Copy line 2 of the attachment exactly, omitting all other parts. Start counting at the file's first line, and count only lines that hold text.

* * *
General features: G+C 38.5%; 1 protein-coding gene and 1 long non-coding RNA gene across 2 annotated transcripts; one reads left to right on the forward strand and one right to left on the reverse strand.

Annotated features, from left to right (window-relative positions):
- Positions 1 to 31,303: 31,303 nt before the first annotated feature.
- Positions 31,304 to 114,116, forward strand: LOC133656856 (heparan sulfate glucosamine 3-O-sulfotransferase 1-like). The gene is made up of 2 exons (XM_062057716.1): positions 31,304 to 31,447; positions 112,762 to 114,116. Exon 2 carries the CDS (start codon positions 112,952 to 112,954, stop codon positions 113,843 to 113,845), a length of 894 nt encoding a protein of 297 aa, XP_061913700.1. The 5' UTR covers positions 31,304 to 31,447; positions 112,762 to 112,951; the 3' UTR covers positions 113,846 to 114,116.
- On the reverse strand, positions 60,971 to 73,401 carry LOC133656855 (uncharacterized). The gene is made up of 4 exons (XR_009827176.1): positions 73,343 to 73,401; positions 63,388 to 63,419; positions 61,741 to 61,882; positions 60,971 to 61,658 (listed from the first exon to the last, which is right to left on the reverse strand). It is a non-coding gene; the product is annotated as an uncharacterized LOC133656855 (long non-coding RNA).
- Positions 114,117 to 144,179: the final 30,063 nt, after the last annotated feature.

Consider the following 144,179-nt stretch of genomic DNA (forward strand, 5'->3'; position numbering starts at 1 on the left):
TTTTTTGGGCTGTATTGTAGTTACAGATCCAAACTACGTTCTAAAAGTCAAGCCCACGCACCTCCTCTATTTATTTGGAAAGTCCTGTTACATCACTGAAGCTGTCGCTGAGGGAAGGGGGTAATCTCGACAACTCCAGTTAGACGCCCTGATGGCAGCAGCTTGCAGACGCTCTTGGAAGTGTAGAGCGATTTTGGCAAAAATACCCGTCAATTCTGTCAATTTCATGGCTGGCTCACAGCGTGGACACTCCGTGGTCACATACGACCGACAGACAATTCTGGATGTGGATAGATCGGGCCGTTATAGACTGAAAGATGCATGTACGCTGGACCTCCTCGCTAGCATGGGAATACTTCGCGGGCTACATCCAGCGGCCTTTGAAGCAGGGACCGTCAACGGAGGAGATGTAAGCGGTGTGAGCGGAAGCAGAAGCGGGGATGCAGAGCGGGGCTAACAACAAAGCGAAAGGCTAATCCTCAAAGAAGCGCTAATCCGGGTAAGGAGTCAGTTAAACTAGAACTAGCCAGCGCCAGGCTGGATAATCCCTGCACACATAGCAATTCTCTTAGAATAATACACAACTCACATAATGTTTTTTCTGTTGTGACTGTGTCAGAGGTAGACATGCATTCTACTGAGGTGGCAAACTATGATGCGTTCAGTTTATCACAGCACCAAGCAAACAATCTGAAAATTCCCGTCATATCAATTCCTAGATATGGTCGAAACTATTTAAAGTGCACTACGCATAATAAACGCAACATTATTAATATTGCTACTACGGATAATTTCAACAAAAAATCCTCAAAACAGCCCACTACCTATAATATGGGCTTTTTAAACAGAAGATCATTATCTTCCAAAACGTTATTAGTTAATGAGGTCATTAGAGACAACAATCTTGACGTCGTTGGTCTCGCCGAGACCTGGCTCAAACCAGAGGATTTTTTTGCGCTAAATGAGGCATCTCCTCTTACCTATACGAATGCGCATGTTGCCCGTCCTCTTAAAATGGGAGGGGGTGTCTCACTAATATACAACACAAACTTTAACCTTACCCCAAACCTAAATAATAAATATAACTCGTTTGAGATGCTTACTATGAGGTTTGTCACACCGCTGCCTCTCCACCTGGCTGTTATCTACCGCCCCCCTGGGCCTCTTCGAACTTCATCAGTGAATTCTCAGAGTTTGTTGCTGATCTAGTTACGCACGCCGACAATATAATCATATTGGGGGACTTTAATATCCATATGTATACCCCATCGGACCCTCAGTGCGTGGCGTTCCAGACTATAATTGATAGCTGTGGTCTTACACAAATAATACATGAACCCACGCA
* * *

Annotated features, from left to right (window-relative positions):